Right about now the property market should be heating up nicely with the arrival of the auctioneer’s favourite season.
Ordinarily, springtime means extended daylight hours, ergo more viewings. Prospective buyers, not yet distracted by summer holidays, seize the opportunity to suss out potential homes when natural light levels are good, making it easier to determine if the package on offer tallies with what it says in the brochure.
Moreover, gardens are coming to life, adding to the property’s overall attractiveness because in this game looks definitely matter.
This spring, things are different. Overnight auctioneers’ reality has become, well, virtual.
As Covid-19 plays havoc with almost every sector imaginable, auctioneers have had to join the legions forced into creative thinking to save their business, while all the time hoping that this pandemic is shortlived and not a shock of the magnitude that caused the property market to crash in 2008.
The Irish Examiner spoke to a number of auctioneers in Cork city and county, and while they remain upbeat, all have abandoned open viewings.
This is where, traditionally, groups of strangers with an interest in the property turn up at an appointed time for a walk-through of the house, guided by the auctioneer.
This is impossible in the current circumstances, so instead of the walk-through, we now have virtual tours.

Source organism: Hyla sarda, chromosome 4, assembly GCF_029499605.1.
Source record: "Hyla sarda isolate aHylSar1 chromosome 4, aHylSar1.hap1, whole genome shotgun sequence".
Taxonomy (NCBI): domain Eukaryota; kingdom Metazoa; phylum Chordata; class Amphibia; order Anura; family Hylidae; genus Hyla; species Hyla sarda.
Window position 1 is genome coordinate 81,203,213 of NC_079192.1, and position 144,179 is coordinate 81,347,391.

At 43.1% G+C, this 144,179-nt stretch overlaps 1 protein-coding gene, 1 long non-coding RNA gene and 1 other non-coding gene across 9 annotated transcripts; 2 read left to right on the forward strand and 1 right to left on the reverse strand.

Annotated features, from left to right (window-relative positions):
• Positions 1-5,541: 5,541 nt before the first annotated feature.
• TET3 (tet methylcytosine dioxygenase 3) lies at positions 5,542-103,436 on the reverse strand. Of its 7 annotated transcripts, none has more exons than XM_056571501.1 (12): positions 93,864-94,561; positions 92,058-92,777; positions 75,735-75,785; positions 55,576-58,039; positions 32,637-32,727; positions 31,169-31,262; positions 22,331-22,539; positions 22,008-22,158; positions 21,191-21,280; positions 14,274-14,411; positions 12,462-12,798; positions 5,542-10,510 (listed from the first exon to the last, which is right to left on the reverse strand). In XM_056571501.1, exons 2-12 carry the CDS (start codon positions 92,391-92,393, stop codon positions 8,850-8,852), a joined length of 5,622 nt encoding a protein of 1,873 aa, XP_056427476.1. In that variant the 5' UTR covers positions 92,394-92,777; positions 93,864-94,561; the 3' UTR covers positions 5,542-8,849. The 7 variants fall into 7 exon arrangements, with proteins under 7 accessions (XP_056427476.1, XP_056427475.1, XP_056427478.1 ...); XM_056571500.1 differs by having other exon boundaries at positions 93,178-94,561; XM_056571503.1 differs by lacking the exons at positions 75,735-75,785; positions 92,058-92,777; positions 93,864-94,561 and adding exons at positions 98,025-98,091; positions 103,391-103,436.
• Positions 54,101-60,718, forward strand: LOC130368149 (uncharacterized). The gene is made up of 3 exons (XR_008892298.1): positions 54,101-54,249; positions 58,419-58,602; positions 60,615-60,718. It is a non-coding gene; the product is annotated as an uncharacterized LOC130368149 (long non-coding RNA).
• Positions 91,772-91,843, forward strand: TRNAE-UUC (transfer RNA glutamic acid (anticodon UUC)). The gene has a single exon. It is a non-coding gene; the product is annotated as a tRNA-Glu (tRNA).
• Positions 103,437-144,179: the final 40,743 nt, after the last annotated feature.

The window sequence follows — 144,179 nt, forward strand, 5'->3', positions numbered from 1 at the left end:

In this respect, Sherry Ftizgerald say they are well set up, because, as managing director in Cork, Sheila O’Flynn points out, they’ve invested a lot in technology in the last five years.
Ann O’Mahony, the firm’s director of residential in Cork, says the mood is currently positive and their clients “are delighted we are carrying on, albeit in a different way”.
A different way means offices are closed and everyone is working remotely but available over the phone or by email. It means prospective buyers are given a virtual tour of the homes they are interested in. Market appraisals are also virtual.
It’s not all doom and gloom. A property that came in a week ago generated an offer following its first virtual viewing, Ms O’Mahony says. Moreover, sales expected to close this month were on target to close.
And she received a call from a potential client in Cork city this week who wants to put their house on the market.
Sherry Fitzgerald has taken “a good bank of deposits” since its doors closed on March 16 “and we were pleasantly surprised”, Ms O’Mahony adds.
“Our attitude is to advise clients to carry on,” she says.
For those with mortgage approval and whose public sector jobs mean they are protected from unemployment, there was no reason not to proceed.
Carrigaline-based Michael Pigott says a client of his working in childcare has had her mortgage approval put on hold because the sector she’s in is at the mercy of Covid-19 and childcare facilities have closed.
However he agrees those in the public sector and working for the big multinationals, such as pharma and IT, are largely protected.
“I wouldn’t be advising people to pull out [of house sales] if their jobs haven’t been affected,” Mr Pigott says.
“When you are in the position to have a mortgage it would be a pity to stay renting, especially if you have mortgage approval and a job. I’ve had buyers ringing me to make sure sellers aren’t hesitating,” Mr Pigott says.